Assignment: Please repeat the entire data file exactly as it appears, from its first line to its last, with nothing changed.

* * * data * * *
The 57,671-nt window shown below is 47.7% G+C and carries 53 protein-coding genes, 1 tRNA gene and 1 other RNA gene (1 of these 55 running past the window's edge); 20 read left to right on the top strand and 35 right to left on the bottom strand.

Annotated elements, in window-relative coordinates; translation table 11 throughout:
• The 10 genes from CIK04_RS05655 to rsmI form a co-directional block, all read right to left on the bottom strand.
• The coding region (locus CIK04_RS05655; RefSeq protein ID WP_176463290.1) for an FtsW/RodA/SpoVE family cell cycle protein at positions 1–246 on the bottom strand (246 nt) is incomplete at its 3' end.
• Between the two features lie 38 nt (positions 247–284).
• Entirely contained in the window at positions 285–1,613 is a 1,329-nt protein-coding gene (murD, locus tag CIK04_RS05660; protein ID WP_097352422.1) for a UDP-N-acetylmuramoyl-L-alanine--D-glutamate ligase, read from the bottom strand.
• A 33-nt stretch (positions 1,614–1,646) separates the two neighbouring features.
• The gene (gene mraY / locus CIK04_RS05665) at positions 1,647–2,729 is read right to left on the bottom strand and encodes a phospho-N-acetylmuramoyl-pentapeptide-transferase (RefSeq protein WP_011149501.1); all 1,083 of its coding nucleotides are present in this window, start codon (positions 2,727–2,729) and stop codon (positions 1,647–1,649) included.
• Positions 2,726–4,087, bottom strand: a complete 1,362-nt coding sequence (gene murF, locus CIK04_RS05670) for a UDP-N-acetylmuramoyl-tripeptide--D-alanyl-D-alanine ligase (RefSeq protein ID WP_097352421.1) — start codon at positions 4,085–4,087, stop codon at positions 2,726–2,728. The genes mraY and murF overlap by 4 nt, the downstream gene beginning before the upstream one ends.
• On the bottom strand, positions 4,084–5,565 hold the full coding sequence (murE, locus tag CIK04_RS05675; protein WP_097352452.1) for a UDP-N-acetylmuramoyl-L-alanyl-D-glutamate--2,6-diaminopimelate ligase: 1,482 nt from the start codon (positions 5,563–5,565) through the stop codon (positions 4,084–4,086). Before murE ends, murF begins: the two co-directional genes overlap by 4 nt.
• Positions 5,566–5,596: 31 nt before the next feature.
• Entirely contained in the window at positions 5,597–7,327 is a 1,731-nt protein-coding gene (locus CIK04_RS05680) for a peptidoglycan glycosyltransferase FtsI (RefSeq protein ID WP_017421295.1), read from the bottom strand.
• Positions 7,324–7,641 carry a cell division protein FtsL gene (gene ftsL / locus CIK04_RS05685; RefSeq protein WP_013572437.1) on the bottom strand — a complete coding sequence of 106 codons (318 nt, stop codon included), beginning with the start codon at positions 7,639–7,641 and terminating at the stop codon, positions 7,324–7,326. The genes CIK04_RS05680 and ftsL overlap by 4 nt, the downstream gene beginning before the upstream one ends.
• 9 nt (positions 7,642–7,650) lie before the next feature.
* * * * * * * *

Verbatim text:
The 57,671-nt window shown below is 47.7% G+C and carries 53 protein-coding genes, 1 tRNA gene and 1 other RNA gene (1 of these 55 running past the window's edge); 20 read left to right on the top strand and 35 right to left on the bottom strand.

Annotated elements, in window-relative coordinates; translation table 11 throughout:
• The 10 genes from CIK04_RS05655 to rsmI form a co-directional block, all read right to left on the bottom strand.
• The coding region (locus CIK04_RS05655; RefSeq protein ID WP_176463290.1) for an FtsW/RodA/SpoVE family cell cycle protein at positions 1–246 on the bottom strand (246 nt) is incomplete at its 3' end.
• Between the two features lie 38 nt (positions 247–284).
• Entirely contained in the window at positions 285–1,613 is a 1,329-nt protein-coding gene (murD, locus tag CIK04_RS05660; protein ID WP_097352422.1) for a UDP-N-acetylmuramoyl-L-alanine--D-glutamate ligase, read from the bottom strand.
• A 33-nt stretch (positions 1,614–1,646) separates the two neighbouring features.
• The gene (gene mraY / locus CIK04_RS05665) at positions 1,647–2,729 is read right to left on the bottom strand and encodes a phospho-N-acetylmuramoyl-pentapeptide-transferase (RefSeq protein WP_011149501.1); all 1,083 of its coding nucleotides are present in this window, start codon (positions 2,727–2,729) and stop codon (positions 1,647–1,649) included.
• Positions 2,726–4,087, bottom strand: a complete 1,362-nt coding sequence (gene murF, locus CIK04_RS05670) for a UDP-N-acetylmuramoyl-tripeptide--D-alanyl-D-alanine ligase (RefSeq protein ID WP_097352421.1) — start codon at positions 4,085–4,087, stop codon at positions 2,726–2,728. The genes mraY and murF overlap by 4 nt, the downstream gene beginning before the upstream one ends.
• On the bottom strand, positions 4,084–5,565 hold the full coding sequence (murE, locus tag CIK04_RS05675; protein WP_097352452.1) for a UDP-N-acetylmuramoyl-L-alanyl-D-glutamate--2,6-diaminopimelate ligase: 1,482 nt from the start codon (positions 5,563–5,565) through the stop codon (positions 4,084–4,086). Before murE ends, murF begins: the two co-directional genes overlap by 4 nt.
• Positions 5,566–5,596: 31 nt before the next feature.
• Entirely contained in the window at positions 5,597–7,327 is a 1,731-nt protein-coding gene (locus CIK04_RS05680) for a peptidoglycan glycosyltransferase FtsI (RefSeq protein ID WP_017421295.1), read from the bottom strand.
• Positions 7,324–7,641 carry a cell division protein FtsL gene (gene ftsL / locus CIK04_RS05685; RefSeq protein WP_013572437.1) on the bottom strand — a complete coding sequence of 106 codons (318 nt, stop codon included), beginning with the start codon at positions 7,639–7,641 and terminating at the stop codon, positions 7,324–7,326. The genes CIK04_RS05680 and ftsL overlap by 4 nt, the downstream gene beginning before the upstream one ends.
• 9 nt (positions 7,642–7,650) lie before the next feature.